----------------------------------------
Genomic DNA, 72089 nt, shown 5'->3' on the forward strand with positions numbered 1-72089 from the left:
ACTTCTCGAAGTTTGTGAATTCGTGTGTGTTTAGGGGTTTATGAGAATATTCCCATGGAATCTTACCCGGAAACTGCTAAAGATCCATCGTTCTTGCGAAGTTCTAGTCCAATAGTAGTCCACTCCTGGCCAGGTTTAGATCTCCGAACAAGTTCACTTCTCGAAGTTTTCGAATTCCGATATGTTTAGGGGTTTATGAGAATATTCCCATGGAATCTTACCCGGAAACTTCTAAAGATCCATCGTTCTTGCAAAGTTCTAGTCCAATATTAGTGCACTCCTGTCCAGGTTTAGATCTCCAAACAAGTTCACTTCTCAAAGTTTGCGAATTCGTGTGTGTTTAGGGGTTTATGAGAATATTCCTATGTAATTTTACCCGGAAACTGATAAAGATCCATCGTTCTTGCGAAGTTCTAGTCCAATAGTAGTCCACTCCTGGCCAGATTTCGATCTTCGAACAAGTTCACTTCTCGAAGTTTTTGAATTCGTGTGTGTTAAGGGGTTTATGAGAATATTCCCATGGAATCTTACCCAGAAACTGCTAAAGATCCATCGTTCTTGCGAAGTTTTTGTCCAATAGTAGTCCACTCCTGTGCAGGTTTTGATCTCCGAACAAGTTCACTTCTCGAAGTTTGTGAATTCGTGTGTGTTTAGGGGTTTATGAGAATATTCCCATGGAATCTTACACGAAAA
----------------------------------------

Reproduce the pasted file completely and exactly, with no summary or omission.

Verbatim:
Genomic DNA, 72089 nt, shown 5'->3' on the forward strand with positions numbered 1-72089 from the left:
ACTTCTCGAAGTTTGTGAATTCGTGTGTGTTTAGGGGTTTATGAGAATATTCCCATGGAATCTTACCCGGAAACTGCTAAAGATCCATCGTTCTTGCGAAGTTCTAGTCCAATAGTAGTCCACTCCTGGCCAGGTTTAGATCTCCGAACAAGTTCACTTCTCGAAGTTTTCGAATTCCGATATGTTTAGGGGTTTATGAGAATATTCCCATGGAATCTTACCCGGAAACTTCTAAAGATCCATCGTTCTTGCAAAGTTCTAGTCCAATATTAGTGCACTCCTGTCCAGGTTTAGATCTCCAAACAAGTTCACTTCTCAAAGTTTGCGAATTCGTGTGTGTTTAGGGGTTTATGAGAATATTCCTATGTAATTTTACCCGGAAACTGATAAAGATCCATCGTTCTTGCGAAGTTCTAGTCCAATAGTAGTCCACTCCTGGCCAGATTTCGATCTTCGAACAAGTTCACTTCTCGAAGTTTTTGAATTCGTGTGTGTTAAGGGGTTTATGAGAATATTCCCATGGAATCTTACCCAGAAACTGCTAAAGATCCATCGTTCTTGCGAAGTTTTTGTCCAATAGTAGTCCACTCCTGTGCAGGTTTTGATCTCCGAACAAGTTCACTTCTCGAAGTTTGTGAATTCGTGTGTGTTTAGGGGTTTATGAGAATATTCCCATGGAATCTTACACGAAAA